EghtesadOnline: Iran is determined to develop its oil and gas fields through tenders for international companies, a top oil official said, as the country strives to hold the first such tender since sanctions were lifted in the January of last year.
"We are keen to tender our oil and gas fields, although it would prolong the process of exploration and production," Ali Kardor, the chief executive of National Iranian Oil Company told ILNA on Monday.
According Kardor, the giant South Azadegan oilfield that is shared with Iraq, will be the first field to be tendered. He has also hinted at the possibility of developing the South Azadegan project by a consortium of British, Japanese and French companies.
Kardor said that a new model of contracts, dubbed as Iran Petroleum Contract, will be used to develop most oil and gas fields. However, the tendering process has hit the rocks since the first details of the IPC were unveiled in late 2015 alongside some 50 oil and gas projects, Financial Tribune reported.
The NIOC chief had said the tender for the coveted South Azadegan field would be held this month after failing to launch the tender in January.
But in recent weeks, officials have kept mum on the possible date of the first oil tender, leading to the inference that in the best-case scenario, the first post-sanctions oil tender could be held in the first half of this year.
Kardor said recently the NIOC is working to issue a second list of qualified companies for bidding in the upstream petroleum projects.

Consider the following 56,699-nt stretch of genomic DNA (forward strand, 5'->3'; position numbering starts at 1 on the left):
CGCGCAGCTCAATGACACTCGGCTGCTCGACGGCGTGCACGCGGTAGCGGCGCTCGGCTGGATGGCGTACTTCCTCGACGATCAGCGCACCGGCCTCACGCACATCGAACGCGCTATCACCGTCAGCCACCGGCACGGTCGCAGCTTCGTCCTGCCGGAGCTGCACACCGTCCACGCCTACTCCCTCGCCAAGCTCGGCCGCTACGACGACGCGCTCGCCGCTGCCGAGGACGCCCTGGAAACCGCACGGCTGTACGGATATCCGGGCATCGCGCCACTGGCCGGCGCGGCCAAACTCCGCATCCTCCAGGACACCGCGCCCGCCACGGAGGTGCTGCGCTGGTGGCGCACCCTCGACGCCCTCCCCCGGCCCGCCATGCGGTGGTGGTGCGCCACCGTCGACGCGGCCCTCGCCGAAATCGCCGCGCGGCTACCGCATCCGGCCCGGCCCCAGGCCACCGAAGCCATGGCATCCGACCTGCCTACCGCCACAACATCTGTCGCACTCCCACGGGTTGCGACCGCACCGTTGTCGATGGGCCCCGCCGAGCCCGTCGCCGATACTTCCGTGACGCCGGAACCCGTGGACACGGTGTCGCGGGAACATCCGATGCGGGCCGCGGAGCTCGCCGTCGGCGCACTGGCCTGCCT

Iran is pushing for new deals with multinationals to raise crude production despite a global oversupply and persistently low prices. It is now pumping close to 4 million barrels a day, according to government reports, a level last seen before the tightening of sanctions in 2011.
As a preliminary step to develop the oilfields, Tehran has signed 12 agreements with international companies on studying the oil and gas reservoirs which mostly straddle south and southwest of Iran.
NIOC published a list of 29 companies last month which were qualified to participate in the oil and gas tenders.
The list included household names such as France’s Total, Royal Dutch Shell, Italy’s Eni, Lukoil and Gazprom of Russia, Danish conglomerate Maersk, China’s CNPC and Sinopec, Austria’s OMV and Schlumberger.